The sun shone on the morning we went to see the Minster. I wondered why York Minster is called a Minster instead of a Cathedral, so I looked it up on Wictionary and in the Dictionary, but there isn’t an answer in either place. It’s just a Big Church, the same as for the cathedrals. Both Minster and Cathedral come ultimately Latin via Greek. I was hoping for a connection to Nordic languages, as this part of England was conquered by the Vikings, but it seems not to be so. We amble to the Shambles, a very old shopping area in York, where the upper floors hang over the street. The word Shambles was originally applied to a place of slaughter, as in butchers. As this area was once the food market, including meat and poultry, it is a fitting sobriquet. .
We reached Belford and the bed and breakfast, MARKET CROSS, about 6:00 PM. It had been a rainy, windy drive North, and the next day we were hoping to take a boat to the Bird Sanctuary on Inner Farne to see puffins and other nesting sea birds. Fortunately, the b & b was more than we had hoped for. We were delighted with the wonderful touches our hosts provided. The atmosphere was welcoming and without pretension, the rooms comfortable, pretty, and well equipped. It was like going to your mom’s house. There were facial AND douche wipes in the bathroom, fluffy clean towels, candies in the candy dish, sherry on the landing for imbibers (like us). We ordered our breakfast for the next morning, and found something called a "Singin Hinney" on the menu. Lora and I ordered it to share, and it was delicious, something like a thick pancake with dried fruit which you smear with butter and jam or syrup, excellent if you want to turn into a Daniel Lambert.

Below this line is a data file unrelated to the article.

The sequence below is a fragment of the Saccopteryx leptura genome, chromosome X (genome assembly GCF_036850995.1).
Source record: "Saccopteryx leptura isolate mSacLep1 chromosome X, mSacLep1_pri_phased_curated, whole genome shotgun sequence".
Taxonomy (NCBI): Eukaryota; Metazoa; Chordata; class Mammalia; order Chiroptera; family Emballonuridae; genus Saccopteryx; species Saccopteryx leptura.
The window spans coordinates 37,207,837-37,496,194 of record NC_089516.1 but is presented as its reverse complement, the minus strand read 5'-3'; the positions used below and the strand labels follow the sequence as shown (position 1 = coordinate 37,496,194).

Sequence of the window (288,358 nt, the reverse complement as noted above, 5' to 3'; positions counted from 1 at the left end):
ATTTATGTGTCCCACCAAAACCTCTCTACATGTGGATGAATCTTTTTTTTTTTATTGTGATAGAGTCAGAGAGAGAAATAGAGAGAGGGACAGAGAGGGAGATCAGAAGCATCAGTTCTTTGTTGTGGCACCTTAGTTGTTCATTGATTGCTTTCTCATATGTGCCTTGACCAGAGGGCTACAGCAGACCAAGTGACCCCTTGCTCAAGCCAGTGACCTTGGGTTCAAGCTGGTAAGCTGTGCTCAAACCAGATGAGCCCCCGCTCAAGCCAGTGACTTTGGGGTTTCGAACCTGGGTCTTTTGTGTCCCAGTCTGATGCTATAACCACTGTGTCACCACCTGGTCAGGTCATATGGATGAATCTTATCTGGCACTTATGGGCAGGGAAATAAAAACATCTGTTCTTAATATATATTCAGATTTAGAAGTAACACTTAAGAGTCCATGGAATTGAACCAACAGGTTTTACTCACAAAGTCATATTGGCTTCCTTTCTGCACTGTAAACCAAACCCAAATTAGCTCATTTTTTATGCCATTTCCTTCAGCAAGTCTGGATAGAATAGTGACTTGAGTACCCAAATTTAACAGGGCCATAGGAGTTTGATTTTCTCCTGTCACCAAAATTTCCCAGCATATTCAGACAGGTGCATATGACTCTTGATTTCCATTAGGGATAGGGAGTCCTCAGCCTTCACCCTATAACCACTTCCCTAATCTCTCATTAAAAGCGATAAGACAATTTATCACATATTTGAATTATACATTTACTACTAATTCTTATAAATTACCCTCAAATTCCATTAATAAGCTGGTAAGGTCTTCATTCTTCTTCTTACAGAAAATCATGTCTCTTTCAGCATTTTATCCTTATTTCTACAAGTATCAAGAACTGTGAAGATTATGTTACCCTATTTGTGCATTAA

We asked about the name, and the story is that when you pour the batter onto the griddle, it hisses. So when the wee ones ask about the sound, the cook says, "It’s singin’, hinney", hinney being dialect in the north for honey. Voila.
Well-fed, we drive off for Lindisfarne, or Holy Island, where the haunting ruins of a monastery stand near the village. The winds are still howling, but the sun is shining and boats are able to reach the bird sanctuary, so we are happy. On a promontory a castle stands, looking forbidding and cold. When we go inside, it is indeed cold, but had been refurnished in the 1920’s in a sort of faux medieval, not very interesting. The views, however, are breathtaking. The countryside swarms with sheep; the ruins are reddish rock surrounded by fields. We have reached Lindisfarne by a causeway which you must cross at low tide, and must exit before the tide starts to turn.
We head for Seahouses (that is its real name), to catch the boat. boat.
- The Birds